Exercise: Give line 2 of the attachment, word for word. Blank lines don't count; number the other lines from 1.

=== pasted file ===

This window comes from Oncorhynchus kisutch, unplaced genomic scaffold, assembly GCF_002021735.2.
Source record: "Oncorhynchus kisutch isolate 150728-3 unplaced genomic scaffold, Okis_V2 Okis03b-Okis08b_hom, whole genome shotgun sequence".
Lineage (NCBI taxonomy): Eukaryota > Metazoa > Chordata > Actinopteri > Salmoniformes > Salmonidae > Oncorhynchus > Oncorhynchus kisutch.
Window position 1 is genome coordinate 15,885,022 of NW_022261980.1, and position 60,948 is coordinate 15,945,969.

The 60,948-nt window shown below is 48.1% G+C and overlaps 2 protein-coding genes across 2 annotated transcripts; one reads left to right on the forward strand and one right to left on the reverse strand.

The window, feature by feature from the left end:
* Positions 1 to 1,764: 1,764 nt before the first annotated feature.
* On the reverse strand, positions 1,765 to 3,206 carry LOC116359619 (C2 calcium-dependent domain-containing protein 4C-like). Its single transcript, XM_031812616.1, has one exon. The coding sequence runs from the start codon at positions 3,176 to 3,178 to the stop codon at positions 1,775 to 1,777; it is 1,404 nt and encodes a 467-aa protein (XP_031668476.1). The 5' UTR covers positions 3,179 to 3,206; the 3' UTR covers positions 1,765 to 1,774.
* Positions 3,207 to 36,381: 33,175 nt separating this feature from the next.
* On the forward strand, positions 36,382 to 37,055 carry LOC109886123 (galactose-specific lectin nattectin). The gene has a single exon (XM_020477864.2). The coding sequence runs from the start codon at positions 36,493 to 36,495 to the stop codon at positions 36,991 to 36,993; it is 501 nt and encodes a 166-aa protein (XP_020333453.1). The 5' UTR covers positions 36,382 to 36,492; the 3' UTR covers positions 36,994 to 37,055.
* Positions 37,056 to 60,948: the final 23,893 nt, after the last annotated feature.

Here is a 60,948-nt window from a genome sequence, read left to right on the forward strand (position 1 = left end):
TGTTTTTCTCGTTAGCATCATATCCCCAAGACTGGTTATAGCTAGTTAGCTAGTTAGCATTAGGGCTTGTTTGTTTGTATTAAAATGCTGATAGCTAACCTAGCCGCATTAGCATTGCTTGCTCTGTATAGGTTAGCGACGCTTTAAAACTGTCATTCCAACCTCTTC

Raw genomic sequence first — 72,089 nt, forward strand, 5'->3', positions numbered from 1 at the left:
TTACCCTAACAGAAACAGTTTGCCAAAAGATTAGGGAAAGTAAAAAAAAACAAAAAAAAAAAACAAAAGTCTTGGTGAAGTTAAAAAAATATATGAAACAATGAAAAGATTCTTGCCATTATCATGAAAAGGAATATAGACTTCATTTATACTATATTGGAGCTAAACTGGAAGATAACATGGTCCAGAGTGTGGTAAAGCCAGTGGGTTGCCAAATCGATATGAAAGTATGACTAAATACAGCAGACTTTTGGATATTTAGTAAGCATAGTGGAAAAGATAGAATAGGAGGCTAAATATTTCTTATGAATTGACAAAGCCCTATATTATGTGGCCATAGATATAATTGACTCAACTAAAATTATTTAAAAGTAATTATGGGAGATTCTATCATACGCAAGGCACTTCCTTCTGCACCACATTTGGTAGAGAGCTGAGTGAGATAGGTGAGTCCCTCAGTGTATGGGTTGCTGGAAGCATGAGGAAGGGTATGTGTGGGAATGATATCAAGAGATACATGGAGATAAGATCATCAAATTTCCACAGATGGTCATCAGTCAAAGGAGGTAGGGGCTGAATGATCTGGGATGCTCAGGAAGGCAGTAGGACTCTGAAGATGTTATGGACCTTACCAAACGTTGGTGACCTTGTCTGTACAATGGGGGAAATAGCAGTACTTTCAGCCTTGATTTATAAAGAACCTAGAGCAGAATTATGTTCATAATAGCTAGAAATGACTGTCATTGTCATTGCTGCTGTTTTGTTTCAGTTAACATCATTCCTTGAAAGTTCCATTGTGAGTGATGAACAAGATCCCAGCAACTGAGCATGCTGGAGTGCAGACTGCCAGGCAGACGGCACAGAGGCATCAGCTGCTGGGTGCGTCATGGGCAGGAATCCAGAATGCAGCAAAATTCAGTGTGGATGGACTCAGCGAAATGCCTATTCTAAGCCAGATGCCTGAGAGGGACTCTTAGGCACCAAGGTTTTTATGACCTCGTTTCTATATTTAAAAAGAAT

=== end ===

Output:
Source record: "Oncorhynchus kisutch isolate 150728-3 unplaced genomic scaffold, Okis_V2 Okis03b-Okis08b_hom, whole genome shotgun sequence".